Family Unit by ZA Maxfield
A retired marine, Logan is methodical and conservative. Richard is a liberal pacifist who is pathologically afraid of guns. Yet the minute Logan sets eyes on Richard, his heart turns over like an old car engine and it isn’t long before his motor is revved and Richard is in the driver’s seat—even if it seems like each man is driving a different car.
Richard Hunter is parenting his grandson, and the kid—Nick—has had it rough. Richard vows nothing will stop him from creating a loving and stable home. Not even a tempting, red-hot relationship with a very attractive man. However, when Richard looks into Logan’s blue eyes it’s tough to stay focused.
It’s never easy to become a family, what with a temperamental eight-year-old, disapproving outsiders, and outright extortion attempts. But when push comes to shove, both Logan and Richard are committed family men who want to make a loving home for a little boy who needs them.
Family Unit is an entertaining and easy to read contemporary involving older men, which is a welcome change of pace and not often seen in gay romance. Unfortunately the novel suffers from lack of identity as the men alternate between older men, almost ridiculously so, and energetic, youthful love scenes. The story continually bounces between these two ideas without settling on one or the other. Additionally there is a ridiculous plot twist towards the end that shows a real lack of research and ultimately drops the novel from very good to merely ok and readable. The existing problems do detract from the story and thus the book may not be to all tastes. I found it enjoyable and fast to read despite the issues.
The plot revolves around a retired marine, Logan, who gets involved with Richard, an older gentleman raising his grandson, Nick, alone. Logan and Richard have some difficulties from basic differences in philosophy to Richard’s concern about his grandson and later, some problems with Nick’s mom. The two must weigh the potential their new relationship offers with their fears and desires if they are to last.
The characters are interesting and well developed, especially so of Nick. The dialogue is good with many funny quips and comments. Nick especially is a great portrayal of a nine year old. Logan and Richard are in their 40s/50s and this is definitely shown through many of the sex scenes where one or the other needs reading glasses to look for something or the comments about condoms going bad. While this is humorous, neither man is really that old yet the story alternates between this aged behavior and energetic, often youthful sex. The two depictions were often at odds with each other where they would be complaining about their eyes in one scene and then doing an energetic strip tease and asking to be spanked in the next. This felt as though the story was trying to show older men but also keeping them young and fresh, which didn’t always work well.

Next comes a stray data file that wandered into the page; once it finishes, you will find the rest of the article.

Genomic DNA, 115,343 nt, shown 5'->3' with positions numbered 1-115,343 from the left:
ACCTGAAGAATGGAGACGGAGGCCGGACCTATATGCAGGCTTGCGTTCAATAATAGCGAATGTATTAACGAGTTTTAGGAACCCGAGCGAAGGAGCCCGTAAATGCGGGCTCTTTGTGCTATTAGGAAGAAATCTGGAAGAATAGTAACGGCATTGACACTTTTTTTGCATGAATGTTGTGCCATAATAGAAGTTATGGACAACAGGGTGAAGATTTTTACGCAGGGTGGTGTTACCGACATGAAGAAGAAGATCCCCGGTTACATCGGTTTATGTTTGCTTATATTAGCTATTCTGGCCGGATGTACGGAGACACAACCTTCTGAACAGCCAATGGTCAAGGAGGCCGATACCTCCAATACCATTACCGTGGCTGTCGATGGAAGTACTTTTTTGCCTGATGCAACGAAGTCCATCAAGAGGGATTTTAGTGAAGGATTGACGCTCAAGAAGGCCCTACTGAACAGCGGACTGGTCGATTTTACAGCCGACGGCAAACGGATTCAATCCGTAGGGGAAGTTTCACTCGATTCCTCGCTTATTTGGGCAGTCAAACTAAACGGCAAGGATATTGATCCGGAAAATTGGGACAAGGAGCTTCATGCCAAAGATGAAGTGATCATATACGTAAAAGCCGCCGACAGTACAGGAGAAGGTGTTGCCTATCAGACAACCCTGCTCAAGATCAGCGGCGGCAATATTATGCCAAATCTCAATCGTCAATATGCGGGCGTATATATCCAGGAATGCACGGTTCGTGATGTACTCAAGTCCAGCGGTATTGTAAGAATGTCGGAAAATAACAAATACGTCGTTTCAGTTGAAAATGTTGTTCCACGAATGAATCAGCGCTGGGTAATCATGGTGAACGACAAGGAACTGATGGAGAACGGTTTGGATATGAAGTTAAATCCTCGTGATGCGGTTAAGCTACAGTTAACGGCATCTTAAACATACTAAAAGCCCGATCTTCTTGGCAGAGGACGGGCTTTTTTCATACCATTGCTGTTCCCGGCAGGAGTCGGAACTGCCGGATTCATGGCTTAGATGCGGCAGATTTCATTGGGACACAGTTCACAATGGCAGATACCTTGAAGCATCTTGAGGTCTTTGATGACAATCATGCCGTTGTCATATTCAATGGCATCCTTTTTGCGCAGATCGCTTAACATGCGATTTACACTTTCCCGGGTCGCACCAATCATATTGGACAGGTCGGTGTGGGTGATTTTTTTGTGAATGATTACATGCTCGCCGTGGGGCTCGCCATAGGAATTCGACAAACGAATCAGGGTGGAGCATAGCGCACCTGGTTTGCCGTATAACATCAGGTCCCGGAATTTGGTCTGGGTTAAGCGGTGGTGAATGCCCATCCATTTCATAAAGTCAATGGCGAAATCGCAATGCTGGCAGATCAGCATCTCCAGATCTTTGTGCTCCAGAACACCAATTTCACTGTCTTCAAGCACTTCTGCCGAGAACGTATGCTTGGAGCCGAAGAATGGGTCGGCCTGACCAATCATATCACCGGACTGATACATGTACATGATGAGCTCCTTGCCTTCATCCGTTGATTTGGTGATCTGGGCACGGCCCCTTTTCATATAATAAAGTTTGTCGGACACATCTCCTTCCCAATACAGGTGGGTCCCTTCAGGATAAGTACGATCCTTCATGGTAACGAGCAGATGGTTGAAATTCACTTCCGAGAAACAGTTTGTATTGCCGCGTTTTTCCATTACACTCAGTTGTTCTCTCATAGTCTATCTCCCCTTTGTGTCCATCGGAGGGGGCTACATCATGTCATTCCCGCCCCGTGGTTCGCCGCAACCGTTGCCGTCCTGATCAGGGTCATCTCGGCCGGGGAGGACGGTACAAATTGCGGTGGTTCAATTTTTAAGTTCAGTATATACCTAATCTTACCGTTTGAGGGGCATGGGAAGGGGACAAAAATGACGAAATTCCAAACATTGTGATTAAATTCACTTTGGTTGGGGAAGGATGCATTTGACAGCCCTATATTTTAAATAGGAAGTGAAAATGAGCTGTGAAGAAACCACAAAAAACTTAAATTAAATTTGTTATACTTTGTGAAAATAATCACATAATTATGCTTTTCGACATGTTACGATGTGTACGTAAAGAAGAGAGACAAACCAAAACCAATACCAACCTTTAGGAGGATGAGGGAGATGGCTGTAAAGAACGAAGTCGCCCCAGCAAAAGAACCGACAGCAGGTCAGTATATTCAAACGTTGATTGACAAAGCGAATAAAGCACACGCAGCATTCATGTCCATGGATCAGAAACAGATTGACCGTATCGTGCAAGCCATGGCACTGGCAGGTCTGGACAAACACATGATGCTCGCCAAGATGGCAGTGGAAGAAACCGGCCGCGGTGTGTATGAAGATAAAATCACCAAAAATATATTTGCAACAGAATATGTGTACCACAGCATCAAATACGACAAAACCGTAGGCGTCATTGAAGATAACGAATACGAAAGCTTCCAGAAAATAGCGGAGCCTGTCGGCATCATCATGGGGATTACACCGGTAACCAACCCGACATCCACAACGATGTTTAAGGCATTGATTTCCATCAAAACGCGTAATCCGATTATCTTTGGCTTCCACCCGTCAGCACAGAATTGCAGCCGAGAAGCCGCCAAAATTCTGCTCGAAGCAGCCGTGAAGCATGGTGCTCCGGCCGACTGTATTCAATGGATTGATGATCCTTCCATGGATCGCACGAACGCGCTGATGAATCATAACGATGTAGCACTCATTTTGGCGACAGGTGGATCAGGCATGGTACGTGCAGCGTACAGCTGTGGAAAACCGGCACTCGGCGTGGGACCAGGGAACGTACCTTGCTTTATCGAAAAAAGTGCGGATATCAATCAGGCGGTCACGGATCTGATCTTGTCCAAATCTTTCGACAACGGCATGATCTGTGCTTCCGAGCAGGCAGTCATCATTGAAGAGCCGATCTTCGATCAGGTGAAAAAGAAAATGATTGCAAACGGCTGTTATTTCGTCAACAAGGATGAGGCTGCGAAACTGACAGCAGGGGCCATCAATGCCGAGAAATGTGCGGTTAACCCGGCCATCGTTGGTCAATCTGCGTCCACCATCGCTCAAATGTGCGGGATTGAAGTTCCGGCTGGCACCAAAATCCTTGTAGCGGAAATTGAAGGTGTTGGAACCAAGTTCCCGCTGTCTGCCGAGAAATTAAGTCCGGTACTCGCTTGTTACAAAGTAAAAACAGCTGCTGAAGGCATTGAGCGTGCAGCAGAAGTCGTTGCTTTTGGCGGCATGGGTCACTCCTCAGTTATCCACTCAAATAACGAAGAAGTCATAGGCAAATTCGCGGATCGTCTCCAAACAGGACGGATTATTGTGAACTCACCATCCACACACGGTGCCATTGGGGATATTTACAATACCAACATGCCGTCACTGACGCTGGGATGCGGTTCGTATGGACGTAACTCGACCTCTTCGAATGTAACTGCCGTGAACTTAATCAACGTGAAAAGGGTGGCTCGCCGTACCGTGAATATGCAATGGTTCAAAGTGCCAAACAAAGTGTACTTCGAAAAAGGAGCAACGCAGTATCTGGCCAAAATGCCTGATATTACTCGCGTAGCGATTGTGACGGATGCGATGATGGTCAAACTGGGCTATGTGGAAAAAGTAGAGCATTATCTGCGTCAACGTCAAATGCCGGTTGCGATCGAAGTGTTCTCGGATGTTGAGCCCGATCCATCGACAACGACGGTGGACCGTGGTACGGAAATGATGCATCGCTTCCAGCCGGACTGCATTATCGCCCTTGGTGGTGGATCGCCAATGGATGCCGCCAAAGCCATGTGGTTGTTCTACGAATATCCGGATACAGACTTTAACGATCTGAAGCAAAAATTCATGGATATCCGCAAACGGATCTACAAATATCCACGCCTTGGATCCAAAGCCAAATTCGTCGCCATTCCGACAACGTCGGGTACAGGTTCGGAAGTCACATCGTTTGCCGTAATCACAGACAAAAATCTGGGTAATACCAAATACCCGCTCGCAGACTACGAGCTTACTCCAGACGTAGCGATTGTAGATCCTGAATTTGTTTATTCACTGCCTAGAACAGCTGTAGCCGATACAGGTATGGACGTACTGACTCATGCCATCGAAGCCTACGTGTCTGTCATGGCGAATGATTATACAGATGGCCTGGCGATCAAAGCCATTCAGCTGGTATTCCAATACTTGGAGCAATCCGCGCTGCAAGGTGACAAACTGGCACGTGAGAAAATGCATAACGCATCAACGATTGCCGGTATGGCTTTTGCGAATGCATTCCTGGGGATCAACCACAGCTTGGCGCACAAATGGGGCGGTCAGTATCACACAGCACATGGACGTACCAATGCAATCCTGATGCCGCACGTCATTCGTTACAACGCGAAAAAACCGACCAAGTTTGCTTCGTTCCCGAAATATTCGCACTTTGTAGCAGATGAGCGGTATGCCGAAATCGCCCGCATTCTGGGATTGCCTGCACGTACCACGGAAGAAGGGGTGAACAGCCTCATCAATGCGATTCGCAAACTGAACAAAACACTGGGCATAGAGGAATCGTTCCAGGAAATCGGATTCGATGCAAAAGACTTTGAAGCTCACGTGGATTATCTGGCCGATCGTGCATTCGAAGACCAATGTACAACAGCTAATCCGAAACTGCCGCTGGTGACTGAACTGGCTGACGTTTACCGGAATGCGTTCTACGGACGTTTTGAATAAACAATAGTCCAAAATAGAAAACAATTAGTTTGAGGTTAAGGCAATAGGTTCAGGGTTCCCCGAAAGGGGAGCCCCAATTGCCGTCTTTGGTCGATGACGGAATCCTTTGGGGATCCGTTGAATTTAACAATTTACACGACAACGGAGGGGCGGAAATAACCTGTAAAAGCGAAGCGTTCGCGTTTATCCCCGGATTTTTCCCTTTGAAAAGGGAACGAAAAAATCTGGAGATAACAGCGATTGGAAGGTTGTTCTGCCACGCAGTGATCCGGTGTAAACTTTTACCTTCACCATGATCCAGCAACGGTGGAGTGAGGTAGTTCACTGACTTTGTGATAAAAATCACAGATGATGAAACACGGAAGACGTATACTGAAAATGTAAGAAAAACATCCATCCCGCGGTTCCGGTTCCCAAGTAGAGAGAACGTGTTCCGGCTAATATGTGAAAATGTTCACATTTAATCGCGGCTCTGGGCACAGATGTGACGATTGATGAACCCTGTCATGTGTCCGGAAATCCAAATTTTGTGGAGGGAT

The story is very character based as the majority of the time is spent on Logan and Richard working out their differences with Richard running away often. Given their age and experience, Richard’s almost immature attitude towards some elements is frustrating but it shows a complex character for the most part. Logan is much more emotionally and mentally matures and clearly is a positive, driving force in Richard’s life. The men compliment each other with their differences and show a real connection. This is a romance that actually feels honest and authentic. Unfortunately this is ruined by the twist at the end.
Not to offer spoilers but there is a big event towards the end of the book that creates a lot of drama and tension in the story. This is not unexpected per se since the groundwork is laid out from the very beginning for such action to occur. Unfortunately the action taken is ridiculous and unrealistic, even for a fictional novel. The lack of research or understanding is shown and this definitely drags the reader from the fluidity of the novel. This is used as an easy plot device to wrap up several loose ends and give a happy ending, but felt like a loose, cheap way out. The ending also jumps ahead without solving a few essential questions to a happy ever after epilogue.
Other than this unfortunate addition at the end of the book, the story is decent and interesting. The characters are enjoyable and give the book a quick pace and easy read. I would recommend this to fans of the author, but it’s not a story I would re-read. While I appreciate the attempt to portray older men as still virile, sexy men the indecision over their direction and the poor plot at the end ultimately ruined what could have been a very good book. This isn’t a horrible book by any means but the potential is definitely marred and the problems do detract from the story. There are unfortunately numerous errors in the book from at least three obvious name mix ups and several spelling and editing mistakes that show a real lack of care with the story. Some of these mistakes should have been found with a simple spell check so the quality is disappointing given the publisher claims of high quality and care. For those that don’t mind such problems, you can give this a try.
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